DISCOMFORT FOOD virtual event with the Nineteenth-Century French Studies Association and Marni Reva Kessler

Marni Kessler will host a virtual event with the Nineteenth-Century French Studies Association on Friday, March 5 for a discussion of her new book, DISCOMFORT FOOD.
When Mar 05, 2021
from 13:00 PM to 14:00 PM
Where Virtual (more info below)
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An intricate and provocative journey through nineteenth-century depictions of food and the often uncomfortable feelings they evoke 

 
 
 Marni Kessler will host a virtual event with the Nineteenth-Century French Studies Association on Friday, March 5 at 1:00 p.m. (2:00 Eastern) for a discussion of her new book, Discomfort Food: The Culinary Imagination in Late Nineteenth-Century French Art. The event is part of the NCFS in Captivity series, and she will be joined in conversation by Janet Beizer. Please register here to receive the virtual meeting information.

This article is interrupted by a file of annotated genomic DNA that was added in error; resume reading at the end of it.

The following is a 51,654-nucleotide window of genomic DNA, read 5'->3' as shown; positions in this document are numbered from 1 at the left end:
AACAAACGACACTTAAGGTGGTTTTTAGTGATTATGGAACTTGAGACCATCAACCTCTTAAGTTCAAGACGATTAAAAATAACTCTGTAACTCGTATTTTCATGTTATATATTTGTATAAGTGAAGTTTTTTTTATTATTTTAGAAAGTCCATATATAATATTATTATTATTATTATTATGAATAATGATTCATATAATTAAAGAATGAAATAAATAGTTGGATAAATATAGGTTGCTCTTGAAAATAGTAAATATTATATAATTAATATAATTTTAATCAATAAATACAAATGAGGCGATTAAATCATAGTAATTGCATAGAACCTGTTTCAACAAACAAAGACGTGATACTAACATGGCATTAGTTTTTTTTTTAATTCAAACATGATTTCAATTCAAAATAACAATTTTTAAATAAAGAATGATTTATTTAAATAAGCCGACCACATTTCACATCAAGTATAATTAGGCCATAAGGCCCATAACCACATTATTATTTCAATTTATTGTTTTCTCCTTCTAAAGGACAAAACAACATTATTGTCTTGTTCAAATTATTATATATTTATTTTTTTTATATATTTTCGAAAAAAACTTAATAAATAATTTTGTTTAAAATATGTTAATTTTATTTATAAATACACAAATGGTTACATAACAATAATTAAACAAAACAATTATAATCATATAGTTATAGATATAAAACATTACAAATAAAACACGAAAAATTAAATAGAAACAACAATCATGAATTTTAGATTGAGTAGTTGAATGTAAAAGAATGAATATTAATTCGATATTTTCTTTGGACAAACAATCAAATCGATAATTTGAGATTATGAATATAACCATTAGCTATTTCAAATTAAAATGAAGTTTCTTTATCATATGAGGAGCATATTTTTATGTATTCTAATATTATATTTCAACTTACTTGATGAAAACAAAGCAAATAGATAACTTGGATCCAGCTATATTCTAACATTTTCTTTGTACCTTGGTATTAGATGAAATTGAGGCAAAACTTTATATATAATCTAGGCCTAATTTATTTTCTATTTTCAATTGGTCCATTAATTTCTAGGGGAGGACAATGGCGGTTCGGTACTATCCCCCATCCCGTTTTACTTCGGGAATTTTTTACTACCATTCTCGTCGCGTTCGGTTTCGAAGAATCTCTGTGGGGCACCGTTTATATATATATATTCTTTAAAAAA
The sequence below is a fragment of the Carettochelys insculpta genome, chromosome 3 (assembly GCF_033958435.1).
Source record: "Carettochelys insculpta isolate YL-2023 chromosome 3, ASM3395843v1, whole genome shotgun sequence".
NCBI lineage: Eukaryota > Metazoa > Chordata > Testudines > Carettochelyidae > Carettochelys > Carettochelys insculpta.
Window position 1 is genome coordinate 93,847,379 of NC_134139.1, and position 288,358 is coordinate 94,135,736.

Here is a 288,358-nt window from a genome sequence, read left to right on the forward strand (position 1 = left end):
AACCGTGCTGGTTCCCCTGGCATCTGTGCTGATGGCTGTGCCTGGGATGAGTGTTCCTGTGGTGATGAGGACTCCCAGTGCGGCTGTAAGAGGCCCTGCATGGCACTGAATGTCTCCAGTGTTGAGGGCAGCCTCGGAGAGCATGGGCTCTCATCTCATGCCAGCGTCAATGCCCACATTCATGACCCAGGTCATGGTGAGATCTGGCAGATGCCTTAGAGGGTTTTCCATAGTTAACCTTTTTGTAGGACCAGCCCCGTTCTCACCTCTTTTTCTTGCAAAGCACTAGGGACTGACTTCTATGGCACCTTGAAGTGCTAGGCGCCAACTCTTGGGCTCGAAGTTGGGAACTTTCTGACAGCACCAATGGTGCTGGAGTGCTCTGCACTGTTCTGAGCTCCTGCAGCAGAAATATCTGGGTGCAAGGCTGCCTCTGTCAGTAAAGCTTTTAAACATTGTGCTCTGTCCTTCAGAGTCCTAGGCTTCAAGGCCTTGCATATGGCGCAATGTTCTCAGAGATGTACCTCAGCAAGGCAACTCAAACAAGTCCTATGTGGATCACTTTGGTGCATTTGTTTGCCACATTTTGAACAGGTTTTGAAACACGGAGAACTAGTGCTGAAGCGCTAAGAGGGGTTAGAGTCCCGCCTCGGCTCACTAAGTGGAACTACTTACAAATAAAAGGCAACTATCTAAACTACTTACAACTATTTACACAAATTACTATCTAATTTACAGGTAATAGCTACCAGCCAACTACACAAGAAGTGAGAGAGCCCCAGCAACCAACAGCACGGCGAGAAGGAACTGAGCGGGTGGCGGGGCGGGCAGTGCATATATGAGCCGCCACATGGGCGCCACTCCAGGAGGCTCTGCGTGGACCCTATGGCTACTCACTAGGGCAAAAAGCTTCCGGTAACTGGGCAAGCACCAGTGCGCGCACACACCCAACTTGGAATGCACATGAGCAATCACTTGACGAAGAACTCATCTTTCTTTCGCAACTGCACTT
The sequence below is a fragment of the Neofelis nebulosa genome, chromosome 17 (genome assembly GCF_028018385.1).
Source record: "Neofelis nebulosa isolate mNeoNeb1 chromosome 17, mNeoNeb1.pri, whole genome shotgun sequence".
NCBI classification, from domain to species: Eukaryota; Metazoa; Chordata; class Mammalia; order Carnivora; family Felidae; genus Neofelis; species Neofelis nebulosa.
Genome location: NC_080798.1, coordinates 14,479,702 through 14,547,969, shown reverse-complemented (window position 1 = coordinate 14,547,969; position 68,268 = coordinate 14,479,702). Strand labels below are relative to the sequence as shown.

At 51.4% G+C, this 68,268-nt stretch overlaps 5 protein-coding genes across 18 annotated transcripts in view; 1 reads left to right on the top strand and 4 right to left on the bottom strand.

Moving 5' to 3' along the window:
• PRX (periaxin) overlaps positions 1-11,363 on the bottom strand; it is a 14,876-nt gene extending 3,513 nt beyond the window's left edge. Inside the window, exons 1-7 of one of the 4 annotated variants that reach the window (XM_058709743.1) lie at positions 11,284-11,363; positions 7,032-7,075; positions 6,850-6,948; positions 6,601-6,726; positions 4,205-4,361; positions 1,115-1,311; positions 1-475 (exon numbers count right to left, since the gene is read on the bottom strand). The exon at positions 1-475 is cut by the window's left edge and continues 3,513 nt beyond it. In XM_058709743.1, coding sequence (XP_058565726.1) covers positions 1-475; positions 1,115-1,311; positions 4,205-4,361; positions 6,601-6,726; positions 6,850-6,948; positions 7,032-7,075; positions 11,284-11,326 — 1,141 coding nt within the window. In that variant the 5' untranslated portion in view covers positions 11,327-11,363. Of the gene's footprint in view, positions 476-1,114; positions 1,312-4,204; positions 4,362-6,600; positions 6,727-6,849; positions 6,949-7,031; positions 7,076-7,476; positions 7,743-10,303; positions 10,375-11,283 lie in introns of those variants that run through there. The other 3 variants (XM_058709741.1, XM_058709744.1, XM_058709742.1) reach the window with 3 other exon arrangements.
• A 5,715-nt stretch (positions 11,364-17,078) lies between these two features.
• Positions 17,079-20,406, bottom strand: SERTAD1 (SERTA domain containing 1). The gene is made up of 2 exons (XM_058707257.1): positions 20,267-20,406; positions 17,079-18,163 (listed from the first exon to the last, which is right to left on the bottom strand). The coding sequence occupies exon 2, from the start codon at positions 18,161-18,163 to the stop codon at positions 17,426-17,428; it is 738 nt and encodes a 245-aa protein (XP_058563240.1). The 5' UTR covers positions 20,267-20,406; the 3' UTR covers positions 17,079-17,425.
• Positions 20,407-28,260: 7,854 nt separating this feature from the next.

In Discomfort Food, scholar Marni Reva Kessler trains her inquisitive eye on the depictions of food in nineteenth-century French art. Arguing that disjointed senses of anxiety, nostalgia, and melancholy underlie the superficial abundance in works by Manet, Degas, and others, Kessler shows how, in their images, food presented a spectrum of pleasure and unease associated with modern life.

"Discomfort Food reads like a novel. I turned the pages with bated breath, waiting for ‘what would happen’ in the unfolding of a series of dazzling arguments. This is fine stuff, each word wrapped in a dappled tone and lush register conveying, like the glowing fruits in Caillebotte's painting or the nacred fish scales and oyster shells in Manet’s fish painting, a gorgeousness of effect." —Janet Beizer, Harvard University

"Intensely personal and beautifully written, Discomfort Food takes up the uncanny undertow of the apparently anodyne genre of still life in nineteenth-century France. Marni Reva Kessler brings to bear all the memories and associations attendant upon things like a fish stew in the making or an outsized mound of butter and eggs, weaving her readings of these works together with fascinating visual comparisons and a vast array of historical knowledge about the pressures informing the making, consumption, and representation of food." —Carol Armstrong, Yale University